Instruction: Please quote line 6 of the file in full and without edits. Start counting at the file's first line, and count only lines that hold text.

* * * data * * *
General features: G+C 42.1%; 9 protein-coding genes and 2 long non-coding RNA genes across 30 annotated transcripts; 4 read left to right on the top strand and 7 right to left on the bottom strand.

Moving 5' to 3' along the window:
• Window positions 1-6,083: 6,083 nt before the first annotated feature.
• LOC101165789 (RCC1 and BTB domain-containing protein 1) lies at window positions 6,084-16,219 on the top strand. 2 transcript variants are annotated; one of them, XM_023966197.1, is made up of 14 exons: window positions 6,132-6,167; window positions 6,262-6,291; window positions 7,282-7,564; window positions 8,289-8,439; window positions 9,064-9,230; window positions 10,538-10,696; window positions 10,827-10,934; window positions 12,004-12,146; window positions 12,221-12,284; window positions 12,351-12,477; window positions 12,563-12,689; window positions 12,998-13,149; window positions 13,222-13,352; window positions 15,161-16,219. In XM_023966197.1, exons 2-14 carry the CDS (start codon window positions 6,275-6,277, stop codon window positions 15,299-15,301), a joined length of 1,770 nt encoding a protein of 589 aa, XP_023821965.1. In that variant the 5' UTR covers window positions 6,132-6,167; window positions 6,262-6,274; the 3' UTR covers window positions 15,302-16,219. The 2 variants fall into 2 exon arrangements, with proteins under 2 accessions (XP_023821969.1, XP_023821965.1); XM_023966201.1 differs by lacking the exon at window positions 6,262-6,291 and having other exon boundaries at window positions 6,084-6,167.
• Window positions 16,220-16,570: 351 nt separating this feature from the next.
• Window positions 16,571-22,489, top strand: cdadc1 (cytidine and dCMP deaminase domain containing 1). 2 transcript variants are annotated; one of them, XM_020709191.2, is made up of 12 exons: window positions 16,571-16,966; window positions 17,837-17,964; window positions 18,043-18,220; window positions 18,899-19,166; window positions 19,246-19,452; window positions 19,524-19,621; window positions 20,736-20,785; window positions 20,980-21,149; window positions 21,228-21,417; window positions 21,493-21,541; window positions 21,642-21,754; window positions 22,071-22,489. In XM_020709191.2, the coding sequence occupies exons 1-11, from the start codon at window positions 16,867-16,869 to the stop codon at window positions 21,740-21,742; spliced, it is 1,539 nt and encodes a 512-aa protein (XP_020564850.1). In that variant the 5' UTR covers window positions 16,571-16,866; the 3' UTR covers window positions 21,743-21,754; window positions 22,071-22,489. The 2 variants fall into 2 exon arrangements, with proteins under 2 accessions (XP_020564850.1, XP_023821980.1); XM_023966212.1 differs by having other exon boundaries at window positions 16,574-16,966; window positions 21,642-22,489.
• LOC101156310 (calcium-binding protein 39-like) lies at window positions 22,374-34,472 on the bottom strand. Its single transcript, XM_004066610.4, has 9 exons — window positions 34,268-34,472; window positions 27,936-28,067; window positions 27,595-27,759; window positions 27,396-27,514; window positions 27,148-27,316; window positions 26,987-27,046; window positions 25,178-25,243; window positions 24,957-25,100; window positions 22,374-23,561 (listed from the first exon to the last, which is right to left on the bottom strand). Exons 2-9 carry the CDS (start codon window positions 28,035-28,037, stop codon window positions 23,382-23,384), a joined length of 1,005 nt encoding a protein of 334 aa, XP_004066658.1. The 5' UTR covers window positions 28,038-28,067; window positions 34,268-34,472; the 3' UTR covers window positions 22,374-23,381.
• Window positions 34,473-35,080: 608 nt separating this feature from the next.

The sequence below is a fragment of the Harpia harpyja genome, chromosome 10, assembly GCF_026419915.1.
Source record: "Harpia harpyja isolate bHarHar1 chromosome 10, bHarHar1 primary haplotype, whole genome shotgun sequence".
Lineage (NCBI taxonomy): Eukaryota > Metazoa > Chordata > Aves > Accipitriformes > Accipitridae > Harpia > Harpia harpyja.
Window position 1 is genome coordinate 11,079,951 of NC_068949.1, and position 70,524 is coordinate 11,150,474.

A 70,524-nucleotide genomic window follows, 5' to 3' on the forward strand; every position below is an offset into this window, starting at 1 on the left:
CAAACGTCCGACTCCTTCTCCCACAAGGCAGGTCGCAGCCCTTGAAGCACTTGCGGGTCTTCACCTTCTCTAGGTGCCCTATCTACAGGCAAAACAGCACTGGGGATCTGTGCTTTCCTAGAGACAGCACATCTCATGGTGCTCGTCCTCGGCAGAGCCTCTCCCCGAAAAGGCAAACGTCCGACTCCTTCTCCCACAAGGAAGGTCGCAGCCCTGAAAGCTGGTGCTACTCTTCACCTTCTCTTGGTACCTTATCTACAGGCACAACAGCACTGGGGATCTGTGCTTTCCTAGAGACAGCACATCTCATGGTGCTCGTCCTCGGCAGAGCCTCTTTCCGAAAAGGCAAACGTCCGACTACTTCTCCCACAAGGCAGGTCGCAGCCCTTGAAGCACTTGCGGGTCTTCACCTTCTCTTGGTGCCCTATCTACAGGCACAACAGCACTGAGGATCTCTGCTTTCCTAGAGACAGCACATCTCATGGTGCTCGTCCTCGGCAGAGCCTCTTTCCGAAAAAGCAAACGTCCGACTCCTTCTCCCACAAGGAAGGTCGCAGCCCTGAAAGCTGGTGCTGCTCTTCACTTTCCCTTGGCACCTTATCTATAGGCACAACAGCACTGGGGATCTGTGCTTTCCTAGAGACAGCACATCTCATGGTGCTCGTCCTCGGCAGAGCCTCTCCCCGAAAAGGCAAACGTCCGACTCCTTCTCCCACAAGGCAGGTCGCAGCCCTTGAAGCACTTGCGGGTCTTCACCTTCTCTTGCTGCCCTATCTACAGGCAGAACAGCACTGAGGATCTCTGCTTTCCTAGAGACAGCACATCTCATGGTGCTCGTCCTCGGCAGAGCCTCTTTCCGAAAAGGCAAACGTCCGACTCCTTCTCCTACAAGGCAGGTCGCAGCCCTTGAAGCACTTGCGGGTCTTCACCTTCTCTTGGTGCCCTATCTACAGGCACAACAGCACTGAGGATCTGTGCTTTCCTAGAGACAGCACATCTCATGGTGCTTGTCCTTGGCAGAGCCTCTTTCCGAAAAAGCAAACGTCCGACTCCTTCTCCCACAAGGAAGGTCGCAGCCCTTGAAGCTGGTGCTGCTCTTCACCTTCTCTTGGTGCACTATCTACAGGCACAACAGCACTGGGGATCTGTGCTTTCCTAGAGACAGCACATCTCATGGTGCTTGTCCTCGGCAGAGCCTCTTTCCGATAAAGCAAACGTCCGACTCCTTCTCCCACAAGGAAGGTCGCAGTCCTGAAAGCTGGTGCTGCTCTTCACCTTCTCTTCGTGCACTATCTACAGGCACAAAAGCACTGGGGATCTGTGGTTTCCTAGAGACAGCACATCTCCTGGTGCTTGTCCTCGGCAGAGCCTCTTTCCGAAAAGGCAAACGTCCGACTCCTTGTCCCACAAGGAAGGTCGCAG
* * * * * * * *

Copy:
• Window positions 16,571-22,489, top strand: cdadc1 (cytidine and dCMP deaminase domain containing 1). 2 transcript variants are annotated; one of them, XM_020709191.2, is made up of 12 exons: window positions 16,571-16,966; window positions 17,837-17,964; window positions 18,043-18,220; window positions 18,899-19,166; window positions 19,246-19,452; window positions 19,524-19,621; window positions 20,736-20,785; window positions 20,980-21,149; window positions 21,228-21,417; window positions 21,493-21,541; window positions 21,642-21,754; window positions 22,071-22,489. In XM_020709191.2, the coding sequence occupies exons 1-11, from the start codon at window positions 16,867-16,869 to the stop codon at window positions 21,740-21,742; spliced, it is 1,539 nt and encodes a 512-aa protein (XP_020564850.1). In that variant the 5' UTR covers window positions 16,571-16,866; the 3' UTR covers window positions 21,743-21,754; window positions 22,071-22,489. The 2 variants fall into 2 exon arrangements, with proteins under 2 accessions (XP_020564850.1, XP_023821980.1); XM_023966212.1 differs by having other exon boundaries at window positions 16,574-16,966; window positions 21,642-22,489.